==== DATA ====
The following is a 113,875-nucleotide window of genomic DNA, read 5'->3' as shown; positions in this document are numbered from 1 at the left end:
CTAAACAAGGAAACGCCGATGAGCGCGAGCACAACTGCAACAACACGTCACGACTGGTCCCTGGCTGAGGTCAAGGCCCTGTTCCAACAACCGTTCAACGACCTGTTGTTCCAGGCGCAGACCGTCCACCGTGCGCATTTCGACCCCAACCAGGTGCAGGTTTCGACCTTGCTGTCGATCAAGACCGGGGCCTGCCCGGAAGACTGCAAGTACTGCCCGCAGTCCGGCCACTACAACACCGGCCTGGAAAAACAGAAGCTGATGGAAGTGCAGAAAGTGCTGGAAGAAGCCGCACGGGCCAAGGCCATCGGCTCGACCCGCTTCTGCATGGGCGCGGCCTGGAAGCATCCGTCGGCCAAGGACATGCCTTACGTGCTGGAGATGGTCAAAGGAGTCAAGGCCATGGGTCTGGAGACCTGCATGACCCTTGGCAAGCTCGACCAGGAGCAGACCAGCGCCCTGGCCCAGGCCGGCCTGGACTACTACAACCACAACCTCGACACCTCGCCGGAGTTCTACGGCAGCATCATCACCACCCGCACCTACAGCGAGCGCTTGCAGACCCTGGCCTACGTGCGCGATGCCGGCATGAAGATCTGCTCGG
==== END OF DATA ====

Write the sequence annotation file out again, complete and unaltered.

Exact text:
The following is a 113,875-nucleotide window of genomic DNA, read 5'->3' as shown; positions in this document are numbered from 1 at the left end:
CTAAACAAGGAAACGCCGATGAGCGCGAGCACAACTGCAACAACACGTCACGACTGGTCCCTGGCTGAGGTCAAGGCCCTGTTCCAACAACCGTTCAACGACCTGTTGTTCCAGGCGCAGACCGTCCACCGTGCGCATTTCGACCCCAACCAGGTGCAGGTTTCGACCTTGCTGTCGATCAAGACCGGGGCCTGCCCGGAAGACTGCAAGTACTGCCCGCAGTCCGGCCACTACAACACCGGCCTGGAAAAACAGAAGCTGATGGAAGTGCAGAAAGTGCTGGAAGAAGCCGCACGGGCCAAGGCCATCGGCTCGACCCGCTTCTGCATGGGCGCGGCCTGGAAGCATCCGTCGGCCAAGGACATGCCTTACGTGCTGGAGATGGTCAAAGGAGTCAAGGCCATGGGTCTGGAGACCTGCATGACCCTTGGCAAGCTCGACCAGGAGCAGACCAGCGCCCTGGCCCAGGCCGGCCTGGACTACTACAACCACAACCTCGACACCTCGCCGGAGTTCTACGGCAGCATCATCACCACCCGCACCTACAGCGAGCGCTTGCAGACCCTGGCCTACGTGCGCGATGCCGGCATGAAGATCTGCTCGG